Hans took out his pocket-handkerchief, put the piece of silver into
it, threw it over his shoulder, and jogged off on his road homewards.
As he went lazily on, dragging one foot after another, a man came in
sight, trotting gaily along on a capital horse. 'Ah!' said Hans aloud,
'what a fine thing it is to ride on horseback! There he sits as easy
and happy as if he was at home, in the chair by his fireside; he trips
against no stones, saves shoe-leather, and gets on he hardly knows
how.' Hans did not speak so softly but the horseman heard it all, and
said, 'Well, friend, why do you go on foot then?' 'Ah!' said he, 'I
have this load to carry: to be sure it is silver, but it is so heavy
that I can't hold up my head, and you must know it hurts my shoulder
sadly.' 'What do you say of making an exchange?' said the horseman. 'I
will give you my horse, and you shall give me the silver; which will
save you a great deal of trouble in carrying such a heavy load about
with you.' 'With all my heart,' said Hans: 'but as you are so kind to
me, I must tell you one thing--you will have a weary task to draw that
silver about with you.' However, the horseman got off, took the
silver, helped Hans up, gave him the bridle into one hand and the whip
into the other, and said, 'When you want to go very fast, smack your
lips loudly together, and cry "Jip!"'

Download the full ebook here.

Monday, 21 March 2011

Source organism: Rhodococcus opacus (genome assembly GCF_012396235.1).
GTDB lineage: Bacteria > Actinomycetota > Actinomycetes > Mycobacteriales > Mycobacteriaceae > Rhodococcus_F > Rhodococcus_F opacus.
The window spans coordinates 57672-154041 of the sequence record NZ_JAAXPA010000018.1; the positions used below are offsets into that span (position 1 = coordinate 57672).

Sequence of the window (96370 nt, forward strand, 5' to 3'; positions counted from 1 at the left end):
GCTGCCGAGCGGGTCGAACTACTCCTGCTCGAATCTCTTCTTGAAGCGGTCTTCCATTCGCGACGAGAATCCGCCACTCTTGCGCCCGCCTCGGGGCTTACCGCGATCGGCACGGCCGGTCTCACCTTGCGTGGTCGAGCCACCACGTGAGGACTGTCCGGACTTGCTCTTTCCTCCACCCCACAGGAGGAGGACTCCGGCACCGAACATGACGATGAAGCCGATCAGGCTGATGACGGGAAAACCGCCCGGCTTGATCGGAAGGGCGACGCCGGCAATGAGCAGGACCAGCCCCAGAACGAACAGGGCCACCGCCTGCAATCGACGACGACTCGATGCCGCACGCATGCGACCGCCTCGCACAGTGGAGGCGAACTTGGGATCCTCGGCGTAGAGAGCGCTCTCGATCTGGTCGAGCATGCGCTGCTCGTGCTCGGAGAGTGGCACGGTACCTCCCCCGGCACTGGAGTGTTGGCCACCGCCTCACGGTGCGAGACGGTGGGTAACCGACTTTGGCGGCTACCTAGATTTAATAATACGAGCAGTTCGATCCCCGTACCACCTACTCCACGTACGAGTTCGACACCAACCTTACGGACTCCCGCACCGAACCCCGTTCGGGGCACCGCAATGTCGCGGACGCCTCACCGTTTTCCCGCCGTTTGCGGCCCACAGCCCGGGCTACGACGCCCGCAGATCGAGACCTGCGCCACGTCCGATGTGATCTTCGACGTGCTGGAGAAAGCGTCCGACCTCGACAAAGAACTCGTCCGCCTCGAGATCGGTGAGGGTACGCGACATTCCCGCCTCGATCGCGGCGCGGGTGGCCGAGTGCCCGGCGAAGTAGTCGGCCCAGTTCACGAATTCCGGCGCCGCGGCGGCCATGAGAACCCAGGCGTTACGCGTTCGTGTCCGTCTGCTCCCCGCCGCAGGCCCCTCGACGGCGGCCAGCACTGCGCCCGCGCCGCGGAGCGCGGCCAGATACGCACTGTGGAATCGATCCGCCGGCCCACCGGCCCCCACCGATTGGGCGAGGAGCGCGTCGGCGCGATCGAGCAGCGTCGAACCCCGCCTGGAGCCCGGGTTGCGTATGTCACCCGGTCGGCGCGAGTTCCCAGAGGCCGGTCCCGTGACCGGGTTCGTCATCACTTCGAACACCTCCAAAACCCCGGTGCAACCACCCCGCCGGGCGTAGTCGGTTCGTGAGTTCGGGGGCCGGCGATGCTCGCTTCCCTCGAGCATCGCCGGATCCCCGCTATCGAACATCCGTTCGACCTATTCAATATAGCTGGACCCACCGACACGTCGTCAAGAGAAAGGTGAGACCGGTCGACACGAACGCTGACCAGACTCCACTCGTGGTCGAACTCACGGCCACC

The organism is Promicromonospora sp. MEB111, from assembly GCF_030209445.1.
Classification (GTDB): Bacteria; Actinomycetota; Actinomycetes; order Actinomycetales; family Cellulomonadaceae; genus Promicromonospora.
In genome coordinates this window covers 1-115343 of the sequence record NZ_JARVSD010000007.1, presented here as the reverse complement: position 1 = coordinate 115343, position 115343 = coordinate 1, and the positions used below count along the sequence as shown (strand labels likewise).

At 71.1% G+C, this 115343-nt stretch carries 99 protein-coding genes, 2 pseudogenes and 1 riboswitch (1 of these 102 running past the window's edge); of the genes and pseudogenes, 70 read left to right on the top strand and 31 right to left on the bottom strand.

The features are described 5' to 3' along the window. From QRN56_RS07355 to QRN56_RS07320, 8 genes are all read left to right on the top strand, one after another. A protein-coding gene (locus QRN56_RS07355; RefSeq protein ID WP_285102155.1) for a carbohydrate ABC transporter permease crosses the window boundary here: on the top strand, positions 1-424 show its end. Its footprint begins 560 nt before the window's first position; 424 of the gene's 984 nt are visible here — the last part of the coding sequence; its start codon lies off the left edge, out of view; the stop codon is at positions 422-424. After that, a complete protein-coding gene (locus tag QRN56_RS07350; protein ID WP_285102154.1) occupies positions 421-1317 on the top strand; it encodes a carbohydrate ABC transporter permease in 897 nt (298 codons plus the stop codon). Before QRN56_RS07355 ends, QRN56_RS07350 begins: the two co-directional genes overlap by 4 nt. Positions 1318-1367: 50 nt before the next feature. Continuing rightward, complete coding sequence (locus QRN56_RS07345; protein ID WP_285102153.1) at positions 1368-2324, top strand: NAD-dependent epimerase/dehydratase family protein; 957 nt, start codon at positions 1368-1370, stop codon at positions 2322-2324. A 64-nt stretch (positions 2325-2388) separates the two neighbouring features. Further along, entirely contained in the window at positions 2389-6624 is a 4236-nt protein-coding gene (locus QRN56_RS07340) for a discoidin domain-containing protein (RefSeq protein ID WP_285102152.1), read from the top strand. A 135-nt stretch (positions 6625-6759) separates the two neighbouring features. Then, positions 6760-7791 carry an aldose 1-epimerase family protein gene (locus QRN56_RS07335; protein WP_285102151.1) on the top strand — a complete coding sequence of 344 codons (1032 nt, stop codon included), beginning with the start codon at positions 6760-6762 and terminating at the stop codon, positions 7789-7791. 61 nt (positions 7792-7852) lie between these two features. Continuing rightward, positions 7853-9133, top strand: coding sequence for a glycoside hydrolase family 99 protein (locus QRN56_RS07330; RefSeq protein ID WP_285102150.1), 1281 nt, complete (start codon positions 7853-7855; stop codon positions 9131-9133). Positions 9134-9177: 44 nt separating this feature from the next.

After the apocalypse
When we’re huddled together in the cold and dark,
Wondering who will die next,
Will we still be having those conversations
About how The A-Team
And Thundercats
And Benji, Zax and the Alien Prince
Were works of art
In an ironic way?

Annette Greenaway

Friday, 18 March 2011

Extract of the Moment: Richard Britton

"Extract of the Moment" is our regular feature showcasing the Philistine writers.

This is the first part of Richard Britton's narrative poem, The Birth of Taliesin The Bard, which can be read in full online or downloaded for free here.


Keridwen laboured as if her womb was filled
With stones fired in the acidic larva
That gored its path to fathom valleys
Between the star-threatening peaks
Of Snowdonia, in sleepless prehistory,
As time cut its cord from its creator.
Tegid Voel, her lord, glanced once only
At the wretched bundle, the love
For which had stemmed her bitter blood,
And then left the room to take wine.

Whilst her lord was slumped under his
Antler-mounted fire-place, she stared
At the pink moon as it haemorrhaged
Love into the bruised-blossom night.
Her son, Avagddu, smiled at her
Despite the tightening of his cleft lip,
Flashing his crooked, premature teeth,
His body covered in hair as thick
As a boar’s, his hoofed feet kicking.
“The gods have rid their brittle clay
To render your form” she whispered
“But I will engender you with wisdom
And craft that will emblazon your name
Beyond the curse of your misshapen body.”
The baby opened his mouth and roared,
His hunger-echoes shaking the stillest
Nests in the undefiled trees of the forest.

Her priest risked the wrath of her lord
To ride through the densest woods
For seven nights and seven days
To enquire of the Holy Book of Pheryllt
From which she would draw sublime
Incantations, and breath life into her pledge.

At the city of Emrys the priest arrived,
The city of pyromancers, where red-bearded
Druids converse in koine with turbaned
Alchemists and draw potent symbols
In the shell-sands for far-eastern sages
And fakirs from the valley of Indus,